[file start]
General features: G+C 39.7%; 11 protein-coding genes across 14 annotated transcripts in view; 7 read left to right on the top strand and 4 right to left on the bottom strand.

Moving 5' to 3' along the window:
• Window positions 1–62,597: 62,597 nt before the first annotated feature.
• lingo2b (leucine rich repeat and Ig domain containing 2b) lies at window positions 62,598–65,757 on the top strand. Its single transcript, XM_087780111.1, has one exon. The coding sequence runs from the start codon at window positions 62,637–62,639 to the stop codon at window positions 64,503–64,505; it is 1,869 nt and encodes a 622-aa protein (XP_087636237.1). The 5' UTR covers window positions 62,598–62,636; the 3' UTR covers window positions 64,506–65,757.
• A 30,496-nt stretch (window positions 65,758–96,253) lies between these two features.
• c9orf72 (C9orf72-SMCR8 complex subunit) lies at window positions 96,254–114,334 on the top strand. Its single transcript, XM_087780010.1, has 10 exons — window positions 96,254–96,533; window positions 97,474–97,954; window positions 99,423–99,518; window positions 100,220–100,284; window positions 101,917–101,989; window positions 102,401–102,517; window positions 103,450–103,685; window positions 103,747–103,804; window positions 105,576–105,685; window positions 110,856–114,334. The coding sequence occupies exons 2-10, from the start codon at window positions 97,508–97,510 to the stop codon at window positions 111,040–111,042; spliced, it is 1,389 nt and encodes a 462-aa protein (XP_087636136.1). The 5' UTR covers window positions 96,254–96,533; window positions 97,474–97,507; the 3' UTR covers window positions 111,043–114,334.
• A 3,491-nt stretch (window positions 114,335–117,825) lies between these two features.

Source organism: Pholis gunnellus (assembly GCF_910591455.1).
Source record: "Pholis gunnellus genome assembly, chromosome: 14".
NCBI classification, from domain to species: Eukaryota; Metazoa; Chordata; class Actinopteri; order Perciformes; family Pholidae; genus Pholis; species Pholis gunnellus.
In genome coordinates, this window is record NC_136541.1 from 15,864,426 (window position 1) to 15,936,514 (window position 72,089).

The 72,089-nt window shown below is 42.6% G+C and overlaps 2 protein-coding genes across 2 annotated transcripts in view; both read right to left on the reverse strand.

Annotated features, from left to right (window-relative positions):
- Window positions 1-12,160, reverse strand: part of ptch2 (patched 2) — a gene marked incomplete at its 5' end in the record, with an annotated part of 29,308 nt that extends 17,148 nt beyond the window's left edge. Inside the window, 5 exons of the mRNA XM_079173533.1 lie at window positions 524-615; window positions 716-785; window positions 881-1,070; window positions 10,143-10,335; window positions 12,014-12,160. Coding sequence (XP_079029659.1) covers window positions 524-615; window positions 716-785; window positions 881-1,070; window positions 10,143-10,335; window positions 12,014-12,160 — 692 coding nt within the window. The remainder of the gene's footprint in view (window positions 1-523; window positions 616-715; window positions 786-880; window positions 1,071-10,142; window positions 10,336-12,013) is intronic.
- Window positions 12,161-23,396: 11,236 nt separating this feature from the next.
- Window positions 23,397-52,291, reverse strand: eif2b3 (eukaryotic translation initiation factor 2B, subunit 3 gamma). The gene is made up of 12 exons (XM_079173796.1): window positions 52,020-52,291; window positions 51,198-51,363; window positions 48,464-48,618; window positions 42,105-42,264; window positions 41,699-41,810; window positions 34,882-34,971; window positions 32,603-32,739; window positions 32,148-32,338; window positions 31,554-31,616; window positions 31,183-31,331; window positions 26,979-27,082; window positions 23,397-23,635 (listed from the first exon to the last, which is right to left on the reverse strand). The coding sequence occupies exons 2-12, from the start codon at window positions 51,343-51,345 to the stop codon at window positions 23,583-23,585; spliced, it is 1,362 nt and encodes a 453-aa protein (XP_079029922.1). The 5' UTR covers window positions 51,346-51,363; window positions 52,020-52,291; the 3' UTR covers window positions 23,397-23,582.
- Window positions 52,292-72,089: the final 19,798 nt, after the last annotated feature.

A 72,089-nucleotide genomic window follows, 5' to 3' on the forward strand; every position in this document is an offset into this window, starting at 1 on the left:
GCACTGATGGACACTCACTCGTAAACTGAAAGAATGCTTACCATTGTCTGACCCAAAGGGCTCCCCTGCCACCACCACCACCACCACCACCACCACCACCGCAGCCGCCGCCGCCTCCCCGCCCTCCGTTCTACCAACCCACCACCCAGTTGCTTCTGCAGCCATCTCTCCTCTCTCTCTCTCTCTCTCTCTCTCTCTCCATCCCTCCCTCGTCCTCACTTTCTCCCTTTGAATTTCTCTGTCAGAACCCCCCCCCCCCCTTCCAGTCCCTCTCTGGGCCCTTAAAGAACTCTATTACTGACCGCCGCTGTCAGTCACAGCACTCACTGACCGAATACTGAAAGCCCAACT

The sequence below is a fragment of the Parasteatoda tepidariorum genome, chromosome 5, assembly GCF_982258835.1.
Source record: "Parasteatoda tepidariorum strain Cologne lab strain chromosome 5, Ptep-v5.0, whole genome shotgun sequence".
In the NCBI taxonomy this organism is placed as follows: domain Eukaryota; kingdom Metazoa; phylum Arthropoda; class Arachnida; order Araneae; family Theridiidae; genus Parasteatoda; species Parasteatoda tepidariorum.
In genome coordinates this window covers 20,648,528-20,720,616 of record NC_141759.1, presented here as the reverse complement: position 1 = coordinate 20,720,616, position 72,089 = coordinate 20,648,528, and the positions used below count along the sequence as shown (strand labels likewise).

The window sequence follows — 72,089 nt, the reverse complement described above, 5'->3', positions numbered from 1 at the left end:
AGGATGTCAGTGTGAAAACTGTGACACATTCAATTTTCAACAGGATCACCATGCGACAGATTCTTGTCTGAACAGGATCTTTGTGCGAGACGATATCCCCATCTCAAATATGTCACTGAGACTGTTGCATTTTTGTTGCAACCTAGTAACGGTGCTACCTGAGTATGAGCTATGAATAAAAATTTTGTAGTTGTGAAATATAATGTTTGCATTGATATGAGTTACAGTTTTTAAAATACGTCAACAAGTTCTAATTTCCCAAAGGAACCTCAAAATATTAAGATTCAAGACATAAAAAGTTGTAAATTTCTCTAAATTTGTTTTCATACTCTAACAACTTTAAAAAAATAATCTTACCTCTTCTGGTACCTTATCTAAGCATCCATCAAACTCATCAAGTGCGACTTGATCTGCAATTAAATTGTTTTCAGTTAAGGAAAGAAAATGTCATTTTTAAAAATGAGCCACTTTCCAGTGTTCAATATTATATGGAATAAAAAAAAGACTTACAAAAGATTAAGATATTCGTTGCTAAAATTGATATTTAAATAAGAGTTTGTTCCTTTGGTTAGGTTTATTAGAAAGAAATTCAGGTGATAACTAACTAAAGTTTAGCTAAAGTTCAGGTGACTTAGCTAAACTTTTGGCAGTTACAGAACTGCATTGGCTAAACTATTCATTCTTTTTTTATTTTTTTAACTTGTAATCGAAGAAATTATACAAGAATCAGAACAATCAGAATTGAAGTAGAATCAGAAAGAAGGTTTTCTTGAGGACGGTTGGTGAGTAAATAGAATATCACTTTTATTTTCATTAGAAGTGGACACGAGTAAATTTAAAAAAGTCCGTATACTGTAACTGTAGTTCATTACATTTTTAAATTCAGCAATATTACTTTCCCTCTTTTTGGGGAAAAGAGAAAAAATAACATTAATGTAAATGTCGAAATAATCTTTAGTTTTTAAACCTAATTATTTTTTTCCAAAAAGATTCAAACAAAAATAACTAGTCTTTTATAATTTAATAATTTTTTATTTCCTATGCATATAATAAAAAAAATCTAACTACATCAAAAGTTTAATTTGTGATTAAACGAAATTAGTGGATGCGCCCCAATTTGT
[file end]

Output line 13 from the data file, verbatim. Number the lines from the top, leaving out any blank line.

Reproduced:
Annotated features, from left to right (window-relative positions):